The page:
“The Blood of His Cross”

The blood of His cross.” Five words of immense significance! Let me note the passage in which they occur. “It was pleasing that in Him should all the fullness dwell; and, having made peace by the blood of His cross, by Him to reconcile all things to itself, by Him whether things on earth or things in heaven” (Col. 1:20). You will notice that God’s “dear Son” is spoken of as the vessel (if indeed such a word may be reverently used of Him by whom and for whom all things were created) of all the fullness. Deity in its absoluteness dwelt in Him. “Found in fashion as a man,” the Son who had ever dwelt in the bosom of the Father, had, in boundless grace, become incarnate; in order that through death, and under the judgment our sins deserved, He might not only become our Redeemer, but that, by “the blood of His cross,” He might effect, in due time, the reconciliation of all things on earth and in heaven. (Let us note well this is only said of “things,” not persons.) Believers are now reconciled. Unbelievers never will be reconciled should they die in their sins. It is the material universe which is here in view. The “blood of His cross” will bring all things in perfect accord with the mind of God throughout the wide universe. What an immense result! How fully the whole and awful question of sin raised and settled on Calvary shall then be visibly demonstrated! How the new heavens, the new earth, and the new creation, in their beauty and glory, shall demonstrate the eternal effects flowing from the “blood of His cross.” Meantime, we who are reconciled to God are privileged to enjoy peace with God. “Having made peace” (ponder the word) by “the blood of His cross.”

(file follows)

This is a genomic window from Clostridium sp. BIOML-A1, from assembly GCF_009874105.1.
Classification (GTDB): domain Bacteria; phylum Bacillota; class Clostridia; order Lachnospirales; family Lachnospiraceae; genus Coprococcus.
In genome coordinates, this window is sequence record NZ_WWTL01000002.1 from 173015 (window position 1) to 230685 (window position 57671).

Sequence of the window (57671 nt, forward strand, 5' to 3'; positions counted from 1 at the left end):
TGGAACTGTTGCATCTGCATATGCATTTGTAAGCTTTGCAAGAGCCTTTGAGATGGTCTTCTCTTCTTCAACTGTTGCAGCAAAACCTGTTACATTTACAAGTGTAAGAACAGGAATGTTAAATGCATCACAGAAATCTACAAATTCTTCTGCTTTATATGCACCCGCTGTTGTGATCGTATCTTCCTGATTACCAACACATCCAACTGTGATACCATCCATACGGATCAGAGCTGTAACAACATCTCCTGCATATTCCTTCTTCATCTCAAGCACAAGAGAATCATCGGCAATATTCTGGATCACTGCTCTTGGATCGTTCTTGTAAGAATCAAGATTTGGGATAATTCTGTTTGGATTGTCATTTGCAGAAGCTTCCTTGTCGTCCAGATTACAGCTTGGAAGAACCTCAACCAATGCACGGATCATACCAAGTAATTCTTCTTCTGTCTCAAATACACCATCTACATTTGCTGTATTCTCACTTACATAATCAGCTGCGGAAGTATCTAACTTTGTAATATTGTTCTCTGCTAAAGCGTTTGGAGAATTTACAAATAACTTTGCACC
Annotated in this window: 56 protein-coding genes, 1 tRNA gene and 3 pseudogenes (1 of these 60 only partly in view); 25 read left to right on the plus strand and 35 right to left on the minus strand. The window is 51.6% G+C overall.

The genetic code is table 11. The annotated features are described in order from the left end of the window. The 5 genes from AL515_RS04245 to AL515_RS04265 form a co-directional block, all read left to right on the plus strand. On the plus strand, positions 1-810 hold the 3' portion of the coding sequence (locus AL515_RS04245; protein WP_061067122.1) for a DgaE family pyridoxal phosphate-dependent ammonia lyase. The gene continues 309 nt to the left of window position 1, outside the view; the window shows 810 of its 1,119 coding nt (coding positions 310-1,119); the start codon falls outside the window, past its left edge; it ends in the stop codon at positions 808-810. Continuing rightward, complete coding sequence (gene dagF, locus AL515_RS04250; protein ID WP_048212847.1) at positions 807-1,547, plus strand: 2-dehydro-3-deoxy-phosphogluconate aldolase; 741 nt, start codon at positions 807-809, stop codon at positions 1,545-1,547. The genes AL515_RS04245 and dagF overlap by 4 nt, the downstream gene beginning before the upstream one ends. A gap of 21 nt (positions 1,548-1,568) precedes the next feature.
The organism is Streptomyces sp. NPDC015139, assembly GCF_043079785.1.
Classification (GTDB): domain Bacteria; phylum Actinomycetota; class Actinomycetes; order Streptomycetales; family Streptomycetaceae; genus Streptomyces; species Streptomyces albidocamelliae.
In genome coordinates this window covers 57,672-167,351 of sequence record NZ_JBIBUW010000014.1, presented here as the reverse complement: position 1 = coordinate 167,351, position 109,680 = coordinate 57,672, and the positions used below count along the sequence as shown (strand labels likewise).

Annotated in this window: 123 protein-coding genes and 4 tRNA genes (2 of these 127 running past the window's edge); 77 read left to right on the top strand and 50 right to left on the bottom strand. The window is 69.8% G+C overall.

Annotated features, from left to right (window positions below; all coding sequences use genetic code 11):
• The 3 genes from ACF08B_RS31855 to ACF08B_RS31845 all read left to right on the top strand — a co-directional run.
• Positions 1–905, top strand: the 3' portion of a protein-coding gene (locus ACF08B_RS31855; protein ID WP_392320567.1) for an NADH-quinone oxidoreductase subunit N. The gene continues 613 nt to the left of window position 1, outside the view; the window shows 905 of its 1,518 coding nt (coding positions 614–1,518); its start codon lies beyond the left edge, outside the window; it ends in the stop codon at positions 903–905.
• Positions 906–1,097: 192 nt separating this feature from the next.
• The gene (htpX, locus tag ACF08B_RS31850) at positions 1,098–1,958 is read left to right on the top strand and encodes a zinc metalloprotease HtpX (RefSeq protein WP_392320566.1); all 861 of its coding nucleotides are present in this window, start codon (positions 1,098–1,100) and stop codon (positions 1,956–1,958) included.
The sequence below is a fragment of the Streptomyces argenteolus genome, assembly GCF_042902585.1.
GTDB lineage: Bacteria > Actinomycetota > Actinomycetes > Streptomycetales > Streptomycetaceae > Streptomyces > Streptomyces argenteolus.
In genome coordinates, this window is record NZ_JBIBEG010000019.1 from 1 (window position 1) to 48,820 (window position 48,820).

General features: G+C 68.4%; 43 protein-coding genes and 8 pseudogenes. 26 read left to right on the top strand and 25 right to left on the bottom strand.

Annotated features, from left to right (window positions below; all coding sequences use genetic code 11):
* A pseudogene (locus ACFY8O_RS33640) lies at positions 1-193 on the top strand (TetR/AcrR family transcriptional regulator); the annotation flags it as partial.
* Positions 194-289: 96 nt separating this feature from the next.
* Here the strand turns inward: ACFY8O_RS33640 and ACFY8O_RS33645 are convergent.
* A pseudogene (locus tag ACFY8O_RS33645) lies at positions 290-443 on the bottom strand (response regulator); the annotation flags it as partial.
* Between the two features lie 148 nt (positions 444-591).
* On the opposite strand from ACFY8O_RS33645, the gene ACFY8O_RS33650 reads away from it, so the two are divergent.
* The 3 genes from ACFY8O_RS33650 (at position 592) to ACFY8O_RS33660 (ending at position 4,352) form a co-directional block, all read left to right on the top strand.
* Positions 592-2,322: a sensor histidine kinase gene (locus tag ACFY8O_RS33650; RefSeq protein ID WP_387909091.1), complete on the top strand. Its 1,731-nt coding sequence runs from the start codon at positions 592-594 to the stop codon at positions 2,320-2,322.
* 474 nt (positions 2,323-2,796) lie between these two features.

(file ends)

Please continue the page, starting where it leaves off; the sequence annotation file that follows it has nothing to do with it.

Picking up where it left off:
The peace that was marred and banished in Eden, when the serpent allured and man fell; the peace which fled and gave place to centuries of discord, rancour, and bloodshed; the peace for which the poor agonized heart of man craves, but which cannot be made by human efforts, nor bought with gold, or riches, that peace was made by “the blood of His cross.” The full result is still in abeyance, but the glorious foundation is laid, and faith appropriates it as a present blessing (Rom. 5:1). Well might the Baptist exclaim, as he saw Jesus: “Behold the Lamb of God, which taketh away the sin of the world” (John 1:29). The two scriptures are remarkably analogous, they both speak of a work which will affect the utmost bounds of the globe. “The blood of His cross”—so wickedly, wantonly shed by man—is the only basis on which peace can now be known and the harmonizing of the universe effected. His cross so despised, yet its effects so transcendant! How great the contrast!

Well may we sing:
 “Whene’er we muse upon the cross
    On which the Lord of glory died,
  Our richest gain we count but loss,
    And pour contempt on all our pride.”

For in point of fact, could anything be more truly marvellous than the crucifixion of the Lord of glory? Do we, beloved, meditate sufficiently on the cross of our Lord Jesus Christ? Do we allow the deep lessons of that most awful event to affect us as we should? Do we truly live in the power of that cross, concerning which an apostle could say: “God forbid that I should glory, save in the cross of our Lord Jesus Christ, whereby the world is crucified unto me and I unto the world”?

By “the blood of His cross” our many sins have been washed away; by “the blood of His cross” the new creation shall be established in everlasting harmony; by “the blood of His cross” God has been glorified in respect of all the triumph of evil, and the enemy silenced for evermore.

May the Spirit of God grant a growing appreciation of “the blood of His cross” to all His blood-bought people.